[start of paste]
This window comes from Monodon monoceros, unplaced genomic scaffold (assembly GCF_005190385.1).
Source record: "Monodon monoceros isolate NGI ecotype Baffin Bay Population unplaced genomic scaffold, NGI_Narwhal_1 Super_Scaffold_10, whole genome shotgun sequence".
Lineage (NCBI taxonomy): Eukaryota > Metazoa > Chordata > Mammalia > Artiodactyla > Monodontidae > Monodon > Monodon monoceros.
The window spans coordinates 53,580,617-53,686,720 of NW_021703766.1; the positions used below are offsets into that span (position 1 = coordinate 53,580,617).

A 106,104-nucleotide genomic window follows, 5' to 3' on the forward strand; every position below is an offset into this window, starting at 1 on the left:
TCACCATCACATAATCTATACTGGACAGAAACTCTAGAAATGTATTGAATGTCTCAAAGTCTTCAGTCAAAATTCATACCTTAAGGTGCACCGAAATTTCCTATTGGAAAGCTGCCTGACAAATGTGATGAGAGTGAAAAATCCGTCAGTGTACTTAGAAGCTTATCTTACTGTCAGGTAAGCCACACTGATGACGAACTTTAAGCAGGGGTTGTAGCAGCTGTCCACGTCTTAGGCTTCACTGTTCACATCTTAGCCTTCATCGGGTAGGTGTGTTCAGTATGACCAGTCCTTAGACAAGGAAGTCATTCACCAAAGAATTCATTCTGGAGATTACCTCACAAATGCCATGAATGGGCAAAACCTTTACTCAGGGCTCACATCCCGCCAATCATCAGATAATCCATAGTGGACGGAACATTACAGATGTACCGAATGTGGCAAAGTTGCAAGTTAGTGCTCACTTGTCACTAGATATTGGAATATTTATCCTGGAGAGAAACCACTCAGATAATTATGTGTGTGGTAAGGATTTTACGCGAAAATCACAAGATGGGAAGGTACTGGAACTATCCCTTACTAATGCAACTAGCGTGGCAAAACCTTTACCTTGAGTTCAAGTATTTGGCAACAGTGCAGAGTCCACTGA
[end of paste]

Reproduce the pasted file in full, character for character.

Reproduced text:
This window comes from Monodon monoceros, unplaced genomic scaffold (assembly GCF_005190385.1).
Source record: "Monodon monoceros isolate NGI ecotype Baffin Bay Population unplaced genomic scaffold, NGI_Narwhal_1 Super_Scaffold_10, whole genome shotgun sequence".
Lineage (NCBI taxonomy): Eukaryota > Metazoa > Chordata > Mammalia > Artiodactyla > Monodontidae > Monodon > Monodon monoceros.
The window spans coordinates 53,580,617-53,686,720 of NW_021703766.1; the positions used below are offsets into that span (position 1 = coordinate 53,580,617).

A 106,104-nucleotide genomic window follows, 5' to 3' on the forward strand; every position below is an offset into this window, starting at 1 on the left:
TCACCATCACATAATCTATACTGGACAGAAACTCTAGAAATGTATTGAATGTCTCAAAGTCTTCAGTCAAAATTCATACCTTAAGGTGCACCGAAATTTCCTATTGGAAAGCTGCCTGACAAATGTGATGAGAGTGAAAAATCCGTCAGTGTACTTAGAAGCTTATCTTACTGTCAGGTAAGCCACACTGATGACGAACTTTAAGCAGGGGTTGTAGCAGCTGTCCACGTCTTAGGCTTCACTGTTCACATCTTAGCCTTCATCGGGTAGGTGTGTTCAGTATGACCAGTCCTTAGACAAGGAAGTCATTCACCAAAGAATTCATTCTGGAGATTACCTCACAAATGCCATGAATGGGCAAAACCTTTACTCAGGGCTCACATCCCGCCAATCATCAGATAATCCATAGTGGACGGAACATTACAGATGTACCGAATGTGGCAAAGTTGCAAGTTAGTGCTCACTTGTCACTAGATATTGGAATATTTATCCTGGAGAGAAACCACTCAGATAATTATGTGTGTGGTAAGGATTTTACGCGAAAATCACAAGATGGGAAGGTACTGGAACTATCCCTTACTAATGCAACTAGCGTGGCAAAACCTTTACCTTGAGTTCAAGTATTTGGCAACAGTGCAGAGTCCACTGA